Dabbayra

Photo of this volcano
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  • Country
  • Volcanic Region
  • Primary Volcano Type
  • Last Known Eruption
  • 12.38°N
  • 40.07°E

  • 1302 m
    4271 ft

  • 221114
  • Latitude
  • Longitude

  • Summit
    Elevation

  • Volcano
    Number

The Global Volcanism Program has no activity reports for Dabbayra.

The Global Volcanism Program has no Weekly Reports available for Dabbayra.

The Global Volcanism Program has no Bulletin Reports available for Dabbayra.

Basic Data

Volcano Number

Last Known Eruption

Elevation

Latitude
Longitude
221114

Unknown - Evidence Credible

1302 m / 4271 ft

12.38°N
40.07°E

Volcano Types

Shield
Lava dome(s)

Rock Types

Major
Basalt / Picro-Basalt
Rhyolite

Tectonic Setting

Rift zone
Intermediate crust (15-25 km)

Population

Within 5 km
Within 10 km
Within 30 km
Within 100 km
804
3,324
47,053
1,946,949

Geological Summary

Dabbayra, the westernmost volcano of the Afar depression, was constructed along an offshoot of the Ethiopian escarpment, SW of the Teru plain. In contrast to structural trends in other parts of Afar, Dabbayra (also known as Bar-Ali) consists of a basaltic shield volcano elongated in an ENE-WSW direction. The only silicic volcanic rocks are a NNW-trending line of lava domes and lava flows near the crest of the 1302-m-high volcano.

References

The following references have all been used during the compilation of data for this volcano, it is not a comprehensive bibliography.

CNR-CNRS, 1975. Geological Maps of Afar: 1, Northern Afar (1971); 2, Central and Southern Afar (1975). La Celle St Cloud, France: Geotechnip.

CNR-CNRS Afar Team, 1973. Geology of northern Afar (Ethiopia). Rev Geog Phys Geol Dynam, 15: 443-490.

IAVCEI, 1973-80. Post-Miocene Volcanoes of the World. IAVCEI Data Sheets, Rome: Internatl Assoc Volc Chemistry Earth's Interior..

The Global Volcanism Program is not aware of any Holocene eruptions from Dabbayra. If this volcano has had large eruptions (VEI >= 4) prior to 10,000 years ago, information might be found on the Dabbayra page in the LaMEVE (Large Magnitude Explosive Volcanic Eruptions) database, a part of the Volcano Global Risk Identification and Analysis Project (VOGRIPA).

This compilation of synonyms and subsidiary features may not be comprehensive. Features are organized into four major categories: Cones, Craters, Domes, and Thermal Features. Synonyms of features appear indented below the primary name. In some cases additional feature type, elevation, or location details are provided.


Synonyms

Dabayra | Bar-Ali

Cones

Feature Name Feature Type Elevation Latitude Longitude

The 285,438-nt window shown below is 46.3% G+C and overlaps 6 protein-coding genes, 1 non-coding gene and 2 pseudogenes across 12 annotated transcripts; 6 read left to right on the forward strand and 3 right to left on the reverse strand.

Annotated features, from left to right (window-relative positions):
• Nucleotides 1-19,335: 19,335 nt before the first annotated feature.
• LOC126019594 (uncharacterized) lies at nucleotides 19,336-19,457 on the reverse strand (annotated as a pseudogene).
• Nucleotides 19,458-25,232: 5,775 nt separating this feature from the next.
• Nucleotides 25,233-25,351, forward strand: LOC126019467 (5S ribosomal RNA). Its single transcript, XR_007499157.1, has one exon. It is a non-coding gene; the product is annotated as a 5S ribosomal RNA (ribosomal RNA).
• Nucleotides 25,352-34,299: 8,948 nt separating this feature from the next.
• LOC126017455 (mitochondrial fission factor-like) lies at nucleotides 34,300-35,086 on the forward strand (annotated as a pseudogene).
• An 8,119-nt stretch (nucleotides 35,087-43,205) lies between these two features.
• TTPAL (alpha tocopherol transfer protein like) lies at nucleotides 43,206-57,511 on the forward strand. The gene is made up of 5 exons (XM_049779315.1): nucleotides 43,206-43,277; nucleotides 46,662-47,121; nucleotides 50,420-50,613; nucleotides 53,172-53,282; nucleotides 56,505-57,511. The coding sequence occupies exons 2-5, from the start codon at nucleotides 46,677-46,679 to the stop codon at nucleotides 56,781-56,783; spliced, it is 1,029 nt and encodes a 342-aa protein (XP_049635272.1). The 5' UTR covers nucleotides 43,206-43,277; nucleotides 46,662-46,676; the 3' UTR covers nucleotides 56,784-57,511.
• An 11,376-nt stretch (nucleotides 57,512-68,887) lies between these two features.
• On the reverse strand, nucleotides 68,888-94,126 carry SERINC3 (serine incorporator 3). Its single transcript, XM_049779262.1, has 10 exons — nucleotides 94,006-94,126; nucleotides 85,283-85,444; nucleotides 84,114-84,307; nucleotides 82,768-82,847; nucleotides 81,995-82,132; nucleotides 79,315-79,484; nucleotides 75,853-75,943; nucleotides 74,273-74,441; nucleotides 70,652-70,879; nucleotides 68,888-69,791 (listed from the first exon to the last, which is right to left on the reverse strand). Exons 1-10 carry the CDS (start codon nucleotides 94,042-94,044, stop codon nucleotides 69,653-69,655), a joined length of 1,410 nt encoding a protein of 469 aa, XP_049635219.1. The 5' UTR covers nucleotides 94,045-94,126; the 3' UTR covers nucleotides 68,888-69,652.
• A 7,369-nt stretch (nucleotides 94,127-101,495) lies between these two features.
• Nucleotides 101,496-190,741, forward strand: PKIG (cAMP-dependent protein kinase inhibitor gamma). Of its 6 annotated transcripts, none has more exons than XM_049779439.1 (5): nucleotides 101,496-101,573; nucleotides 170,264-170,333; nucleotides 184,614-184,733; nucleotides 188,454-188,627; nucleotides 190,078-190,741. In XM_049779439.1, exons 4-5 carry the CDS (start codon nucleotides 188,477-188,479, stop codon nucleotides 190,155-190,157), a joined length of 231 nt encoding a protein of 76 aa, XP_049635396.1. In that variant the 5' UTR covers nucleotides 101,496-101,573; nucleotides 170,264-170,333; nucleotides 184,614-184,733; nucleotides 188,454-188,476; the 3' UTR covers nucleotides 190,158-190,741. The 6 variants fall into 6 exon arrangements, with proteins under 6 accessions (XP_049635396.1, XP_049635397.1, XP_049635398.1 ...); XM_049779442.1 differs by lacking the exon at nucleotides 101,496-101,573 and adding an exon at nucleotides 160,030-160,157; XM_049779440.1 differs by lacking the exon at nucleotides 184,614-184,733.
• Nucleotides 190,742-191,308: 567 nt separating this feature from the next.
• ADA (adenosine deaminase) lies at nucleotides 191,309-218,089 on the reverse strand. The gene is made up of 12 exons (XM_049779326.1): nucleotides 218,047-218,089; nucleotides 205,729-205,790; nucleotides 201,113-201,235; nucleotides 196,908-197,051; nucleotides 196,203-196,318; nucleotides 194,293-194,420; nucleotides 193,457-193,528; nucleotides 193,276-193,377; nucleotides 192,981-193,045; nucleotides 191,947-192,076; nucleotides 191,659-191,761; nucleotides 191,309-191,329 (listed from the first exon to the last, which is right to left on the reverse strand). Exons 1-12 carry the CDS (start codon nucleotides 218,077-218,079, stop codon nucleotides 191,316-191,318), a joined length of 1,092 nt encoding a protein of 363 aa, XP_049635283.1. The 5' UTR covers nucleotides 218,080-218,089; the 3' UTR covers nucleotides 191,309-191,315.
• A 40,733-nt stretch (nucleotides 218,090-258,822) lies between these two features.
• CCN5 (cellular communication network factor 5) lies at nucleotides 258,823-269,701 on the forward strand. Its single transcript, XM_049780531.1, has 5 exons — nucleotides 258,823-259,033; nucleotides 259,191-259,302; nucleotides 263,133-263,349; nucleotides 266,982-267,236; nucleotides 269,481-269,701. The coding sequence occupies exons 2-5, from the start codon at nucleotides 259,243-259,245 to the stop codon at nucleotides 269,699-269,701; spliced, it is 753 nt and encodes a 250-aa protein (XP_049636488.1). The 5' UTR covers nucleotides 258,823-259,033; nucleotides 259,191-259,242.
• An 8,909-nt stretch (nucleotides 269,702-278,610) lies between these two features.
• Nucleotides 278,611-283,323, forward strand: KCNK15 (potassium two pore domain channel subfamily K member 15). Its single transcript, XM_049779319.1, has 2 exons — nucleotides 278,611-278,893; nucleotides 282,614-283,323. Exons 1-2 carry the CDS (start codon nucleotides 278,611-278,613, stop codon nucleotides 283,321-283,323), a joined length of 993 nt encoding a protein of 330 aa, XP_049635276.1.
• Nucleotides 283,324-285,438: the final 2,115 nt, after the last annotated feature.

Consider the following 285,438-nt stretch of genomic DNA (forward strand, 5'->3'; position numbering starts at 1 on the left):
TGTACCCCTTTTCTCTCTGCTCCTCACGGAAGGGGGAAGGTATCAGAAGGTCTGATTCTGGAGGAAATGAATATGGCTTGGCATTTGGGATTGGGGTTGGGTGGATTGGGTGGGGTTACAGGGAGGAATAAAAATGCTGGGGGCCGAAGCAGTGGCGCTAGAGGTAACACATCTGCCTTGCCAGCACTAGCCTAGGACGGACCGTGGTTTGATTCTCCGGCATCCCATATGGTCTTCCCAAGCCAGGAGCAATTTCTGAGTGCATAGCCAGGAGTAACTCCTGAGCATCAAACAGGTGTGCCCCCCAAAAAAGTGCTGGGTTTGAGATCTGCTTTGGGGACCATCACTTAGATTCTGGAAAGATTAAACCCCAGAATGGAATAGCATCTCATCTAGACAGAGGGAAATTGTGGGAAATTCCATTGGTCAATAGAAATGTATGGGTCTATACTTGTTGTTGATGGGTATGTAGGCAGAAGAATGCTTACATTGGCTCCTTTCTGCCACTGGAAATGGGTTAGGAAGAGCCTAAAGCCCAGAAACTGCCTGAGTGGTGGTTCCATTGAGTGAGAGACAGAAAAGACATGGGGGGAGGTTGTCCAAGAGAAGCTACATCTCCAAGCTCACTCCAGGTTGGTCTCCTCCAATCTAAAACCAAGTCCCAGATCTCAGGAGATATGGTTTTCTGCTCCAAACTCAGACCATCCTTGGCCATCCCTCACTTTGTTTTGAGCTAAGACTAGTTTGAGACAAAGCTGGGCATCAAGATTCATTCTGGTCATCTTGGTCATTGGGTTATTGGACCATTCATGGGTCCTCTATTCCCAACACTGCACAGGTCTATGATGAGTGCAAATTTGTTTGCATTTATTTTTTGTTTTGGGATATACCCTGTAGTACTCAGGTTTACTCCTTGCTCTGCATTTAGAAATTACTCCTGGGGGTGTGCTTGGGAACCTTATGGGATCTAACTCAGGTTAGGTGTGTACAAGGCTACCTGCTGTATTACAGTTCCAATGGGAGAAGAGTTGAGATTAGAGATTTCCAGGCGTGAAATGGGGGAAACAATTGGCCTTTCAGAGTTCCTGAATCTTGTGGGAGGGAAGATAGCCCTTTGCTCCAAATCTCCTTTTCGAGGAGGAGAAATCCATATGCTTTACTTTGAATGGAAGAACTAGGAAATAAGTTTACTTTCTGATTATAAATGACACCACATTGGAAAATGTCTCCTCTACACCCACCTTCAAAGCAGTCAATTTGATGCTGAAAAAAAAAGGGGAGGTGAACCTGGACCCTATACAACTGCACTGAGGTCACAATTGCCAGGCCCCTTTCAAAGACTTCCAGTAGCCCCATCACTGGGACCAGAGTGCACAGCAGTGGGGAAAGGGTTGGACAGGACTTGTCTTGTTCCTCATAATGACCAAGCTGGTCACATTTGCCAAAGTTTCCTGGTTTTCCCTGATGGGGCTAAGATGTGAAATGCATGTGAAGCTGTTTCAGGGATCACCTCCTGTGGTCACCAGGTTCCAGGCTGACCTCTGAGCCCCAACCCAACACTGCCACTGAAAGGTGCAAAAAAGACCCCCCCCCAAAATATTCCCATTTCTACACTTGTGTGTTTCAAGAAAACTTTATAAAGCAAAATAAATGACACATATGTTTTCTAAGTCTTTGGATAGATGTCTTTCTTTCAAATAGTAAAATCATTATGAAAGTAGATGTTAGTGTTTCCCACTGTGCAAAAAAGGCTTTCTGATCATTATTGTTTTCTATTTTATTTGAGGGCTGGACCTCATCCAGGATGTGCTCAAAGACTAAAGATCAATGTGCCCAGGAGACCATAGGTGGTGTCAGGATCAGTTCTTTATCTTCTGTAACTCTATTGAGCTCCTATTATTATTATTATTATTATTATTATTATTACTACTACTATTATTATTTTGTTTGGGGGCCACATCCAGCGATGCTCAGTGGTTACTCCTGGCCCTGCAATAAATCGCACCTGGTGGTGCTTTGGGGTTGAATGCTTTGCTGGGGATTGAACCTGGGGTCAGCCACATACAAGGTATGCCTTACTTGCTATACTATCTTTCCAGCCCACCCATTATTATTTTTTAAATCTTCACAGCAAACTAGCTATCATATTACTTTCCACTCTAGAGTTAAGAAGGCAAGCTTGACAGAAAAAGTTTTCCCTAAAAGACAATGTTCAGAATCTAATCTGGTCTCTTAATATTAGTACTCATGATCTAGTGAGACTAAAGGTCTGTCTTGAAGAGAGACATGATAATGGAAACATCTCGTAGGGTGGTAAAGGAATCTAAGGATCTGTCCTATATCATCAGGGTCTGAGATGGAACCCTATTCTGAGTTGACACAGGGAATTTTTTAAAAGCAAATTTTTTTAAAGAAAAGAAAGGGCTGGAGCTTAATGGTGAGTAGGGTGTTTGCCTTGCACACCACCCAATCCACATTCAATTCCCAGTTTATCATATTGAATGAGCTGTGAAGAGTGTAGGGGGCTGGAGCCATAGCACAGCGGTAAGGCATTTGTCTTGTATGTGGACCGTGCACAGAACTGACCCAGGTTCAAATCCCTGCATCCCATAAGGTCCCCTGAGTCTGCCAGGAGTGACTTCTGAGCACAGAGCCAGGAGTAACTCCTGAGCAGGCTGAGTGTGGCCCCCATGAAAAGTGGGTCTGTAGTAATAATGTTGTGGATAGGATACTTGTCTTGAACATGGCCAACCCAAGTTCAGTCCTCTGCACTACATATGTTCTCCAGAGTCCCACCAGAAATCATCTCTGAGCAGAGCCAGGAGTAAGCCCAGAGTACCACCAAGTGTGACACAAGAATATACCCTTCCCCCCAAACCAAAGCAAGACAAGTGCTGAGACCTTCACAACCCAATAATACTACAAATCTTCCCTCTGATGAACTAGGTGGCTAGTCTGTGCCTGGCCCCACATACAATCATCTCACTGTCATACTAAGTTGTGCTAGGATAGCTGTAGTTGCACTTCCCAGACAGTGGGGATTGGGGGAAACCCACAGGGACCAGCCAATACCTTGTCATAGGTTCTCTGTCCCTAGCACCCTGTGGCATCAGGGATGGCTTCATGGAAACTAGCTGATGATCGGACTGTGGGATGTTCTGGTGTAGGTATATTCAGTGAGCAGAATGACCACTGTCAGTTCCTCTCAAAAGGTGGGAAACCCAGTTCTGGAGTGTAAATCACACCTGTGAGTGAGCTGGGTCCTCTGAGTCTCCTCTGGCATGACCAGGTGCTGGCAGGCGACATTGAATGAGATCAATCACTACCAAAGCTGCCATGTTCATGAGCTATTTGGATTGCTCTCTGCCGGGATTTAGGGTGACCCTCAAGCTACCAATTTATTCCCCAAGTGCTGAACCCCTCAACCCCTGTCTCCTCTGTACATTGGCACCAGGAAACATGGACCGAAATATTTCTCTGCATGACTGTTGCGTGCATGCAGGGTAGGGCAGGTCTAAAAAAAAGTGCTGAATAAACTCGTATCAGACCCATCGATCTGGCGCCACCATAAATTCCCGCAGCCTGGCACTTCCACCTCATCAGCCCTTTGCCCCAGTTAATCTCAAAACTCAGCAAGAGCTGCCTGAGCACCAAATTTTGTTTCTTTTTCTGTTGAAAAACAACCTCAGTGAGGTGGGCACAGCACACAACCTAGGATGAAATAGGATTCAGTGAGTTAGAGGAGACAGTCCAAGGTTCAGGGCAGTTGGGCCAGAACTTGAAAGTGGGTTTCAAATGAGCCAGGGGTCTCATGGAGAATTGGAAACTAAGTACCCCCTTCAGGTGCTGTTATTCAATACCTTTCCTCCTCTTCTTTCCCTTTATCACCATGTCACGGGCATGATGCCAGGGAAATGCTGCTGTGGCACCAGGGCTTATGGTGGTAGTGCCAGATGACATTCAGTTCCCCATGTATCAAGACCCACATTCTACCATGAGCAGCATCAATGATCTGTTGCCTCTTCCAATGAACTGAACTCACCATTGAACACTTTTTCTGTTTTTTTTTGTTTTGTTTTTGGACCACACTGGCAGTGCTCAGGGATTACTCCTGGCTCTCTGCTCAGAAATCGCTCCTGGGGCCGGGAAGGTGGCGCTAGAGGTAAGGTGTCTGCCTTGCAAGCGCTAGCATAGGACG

Bar-Ali Cone

Photo Gallery


Dabbayra (center), the westernmost volcano of the Afar depression, lies near the edge of the Ethiopian escarpment (upper left). In contrast to structural trends in other parts of Afar, Dabbayra (also known as Bar-Ali) consists of a basaltic shield volcano elongated in an ENE-WSW direction. The only silicic volcanic rocks are a NNW-trending line of lava domes and lava flows near the crest of the 1302-m-high volcano.

NASA Landsat image, 1999 (courtesy of Hawaii Synergy Project, Univ. of Hawaii Institute of Geophysics & Planetology).

Smithsonian Sample Collections Database


A listing of samples from the Smithsonian collections will be available soon.

Affiliated Sites

Large Eruptions of Dabbayra Information about large Quaternary eruptions (VEI >= 4) is cataloged in the Large Magnitude Explosive Volcanic Eruptions (LaMEVE) database of the Volcano Global Risk Identification and Analysis Project (VOGRIPA).
WOVOdat WOVOdat is a database of volcanic unrest; instrumentally and visually recorded changes in seismicity, ground deformation, gas emission, and other parameters from their normal baselines. It is sponsored by the World Organization of Volcano Observatories (WOVO) and presently hosted at the Earth Observatory of Singapore.
EarthChem EarthChem develops and maintains databases, software, and services that support the preservation, discovery, access and analysis of geochemical data, and facilitate their integration with the broad array of other available earth science parameters. EarthChem is operated by a joint team of disciplinary scientists, data scientists, data managers and information technology developers who are part of the NSF-funded data facility Integrated Earth Data Applications (IEDA). IEDA is a collaborative effort of EarthChem and the Marine Geoscience Data System (MGDS).
MODVOLC - HIGP MODIS Thermal Alert System Using infrared satellite Moderate Resolution Imaging Spectroradiometer (MODIS) data, scientists at the Hawai'i Institute of Geophysics and Planetology, University of Hawai'i, developed an automated system called MODVOLC to map thermal hot-spots in near real time. For each MODIS image, the algorithm automatically scans each 1 km pixel within it to check for high-temperature hot-spots. When one is found the date, time, location, and intensity are recorded. MODIS looks at every square km of the Earth every 48 hours, once during the day and once during the night, and the presence of two MODIS sensors in space allows at least four hot-spot observations every two days. Each day updated global maps are compiled to display the locations of all hot spots detected in the previous 24 hours. There is a drop-down list with volcano names which allow users to 'zoom-in' and examine the distribution of hot-spots at a variety of spatial scales.
MIROVA Middle InfraRed Observation of Volcanic Activity (MIROVA) is a near real time volcanic hot-spot detection system based on the analysis of MODIS (Moderate Resolution Imaging Spectroradiometer) data. In particular, MIROVA uses the Middle InfraRed Radiation (MIR), measured over target volcanoes, in order to detect, locate and measure the heat radiation sourced from volcanic activity.